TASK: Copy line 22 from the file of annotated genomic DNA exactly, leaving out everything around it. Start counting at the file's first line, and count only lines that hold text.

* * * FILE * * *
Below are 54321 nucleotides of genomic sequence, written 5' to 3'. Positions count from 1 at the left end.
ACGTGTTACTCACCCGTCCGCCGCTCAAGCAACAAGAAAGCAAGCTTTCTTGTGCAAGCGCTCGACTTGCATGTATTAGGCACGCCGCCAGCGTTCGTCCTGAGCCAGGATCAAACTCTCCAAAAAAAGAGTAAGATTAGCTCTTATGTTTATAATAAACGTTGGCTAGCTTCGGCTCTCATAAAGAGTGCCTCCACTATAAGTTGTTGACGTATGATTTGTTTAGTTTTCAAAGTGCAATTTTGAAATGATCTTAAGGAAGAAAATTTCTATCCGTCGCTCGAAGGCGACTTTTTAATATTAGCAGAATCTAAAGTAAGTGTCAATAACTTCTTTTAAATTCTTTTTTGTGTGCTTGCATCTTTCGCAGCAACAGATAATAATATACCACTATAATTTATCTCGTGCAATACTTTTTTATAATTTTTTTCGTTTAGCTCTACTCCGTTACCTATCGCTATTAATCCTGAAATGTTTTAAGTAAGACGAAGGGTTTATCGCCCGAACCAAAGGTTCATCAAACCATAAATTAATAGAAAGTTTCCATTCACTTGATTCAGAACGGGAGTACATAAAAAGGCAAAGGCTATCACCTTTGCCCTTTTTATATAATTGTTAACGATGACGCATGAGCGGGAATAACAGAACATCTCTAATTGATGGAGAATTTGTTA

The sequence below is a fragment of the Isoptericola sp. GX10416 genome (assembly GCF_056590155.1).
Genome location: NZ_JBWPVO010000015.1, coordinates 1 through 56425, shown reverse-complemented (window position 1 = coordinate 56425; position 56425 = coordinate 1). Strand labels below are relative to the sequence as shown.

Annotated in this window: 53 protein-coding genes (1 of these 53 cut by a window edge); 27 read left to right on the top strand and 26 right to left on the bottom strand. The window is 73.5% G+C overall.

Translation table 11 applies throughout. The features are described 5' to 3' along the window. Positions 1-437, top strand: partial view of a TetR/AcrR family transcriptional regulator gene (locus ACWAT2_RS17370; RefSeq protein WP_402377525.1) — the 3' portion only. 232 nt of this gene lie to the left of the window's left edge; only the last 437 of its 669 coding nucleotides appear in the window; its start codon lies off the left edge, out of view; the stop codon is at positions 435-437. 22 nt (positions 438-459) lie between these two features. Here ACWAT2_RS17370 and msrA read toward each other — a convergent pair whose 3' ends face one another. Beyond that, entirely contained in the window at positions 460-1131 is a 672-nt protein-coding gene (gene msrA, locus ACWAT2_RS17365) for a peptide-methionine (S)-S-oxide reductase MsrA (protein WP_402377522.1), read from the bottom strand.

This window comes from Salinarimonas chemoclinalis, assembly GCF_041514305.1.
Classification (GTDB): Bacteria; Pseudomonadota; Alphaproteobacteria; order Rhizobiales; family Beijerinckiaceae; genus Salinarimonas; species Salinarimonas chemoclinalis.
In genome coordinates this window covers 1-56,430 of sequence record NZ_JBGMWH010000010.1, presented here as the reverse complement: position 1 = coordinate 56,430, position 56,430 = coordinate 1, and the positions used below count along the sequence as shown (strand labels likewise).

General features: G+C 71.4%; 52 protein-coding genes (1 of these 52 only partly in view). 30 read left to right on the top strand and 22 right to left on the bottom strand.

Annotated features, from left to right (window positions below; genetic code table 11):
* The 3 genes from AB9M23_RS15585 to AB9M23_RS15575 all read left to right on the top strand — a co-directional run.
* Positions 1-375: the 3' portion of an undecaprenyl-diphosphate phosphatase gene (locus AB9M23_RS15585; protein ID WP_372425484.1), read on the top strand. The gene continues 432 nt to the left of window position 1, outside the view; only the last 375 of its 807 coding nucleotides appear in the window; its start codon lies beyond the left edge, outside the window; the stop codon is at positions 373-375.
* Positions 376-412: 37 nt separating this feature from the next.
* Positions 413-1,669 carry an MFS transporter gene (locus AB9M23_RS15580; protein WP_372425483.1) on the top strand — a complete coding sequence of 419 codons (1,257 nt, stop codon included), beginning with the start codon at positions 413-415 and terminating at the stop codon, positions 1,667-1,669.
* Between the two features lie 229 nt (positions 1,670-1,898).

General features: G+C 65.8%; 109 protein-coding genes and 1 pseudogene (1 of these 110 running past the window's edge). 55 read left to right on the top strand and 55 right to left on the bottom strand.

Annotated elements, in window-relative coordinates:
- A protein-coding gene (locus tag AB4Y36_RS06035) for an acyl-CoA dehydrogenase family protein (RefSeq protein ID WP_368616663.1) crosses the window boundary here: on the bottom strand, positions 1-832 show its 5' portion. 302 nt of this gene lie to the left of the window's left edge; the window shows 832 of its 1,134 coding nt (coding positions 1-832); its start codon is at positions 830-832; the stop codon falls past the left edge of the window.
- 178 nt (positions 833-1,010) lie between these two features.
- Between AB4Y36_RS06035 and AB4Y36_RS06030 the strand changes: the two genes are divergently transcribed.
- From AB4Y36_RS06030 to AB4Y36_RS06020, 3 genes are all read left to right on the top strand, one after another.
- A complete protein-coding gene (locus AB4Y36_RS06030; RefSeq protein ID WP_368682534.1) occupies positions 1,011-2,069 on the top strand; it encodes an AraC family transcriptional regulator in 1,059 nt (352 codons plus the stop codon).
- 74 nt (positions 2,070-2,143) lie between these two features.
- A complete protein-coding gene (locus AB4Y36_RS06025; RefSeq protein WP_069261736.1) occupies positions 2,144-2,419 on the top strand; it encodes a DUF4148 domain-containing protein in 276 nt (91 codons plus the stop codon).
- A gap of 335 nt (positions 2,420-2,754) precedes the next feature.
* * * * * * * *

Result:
- From AB4Y36_RS06030 to AB4Y36_RS06020, 3 genes are all read left to right on the top strand, one after another.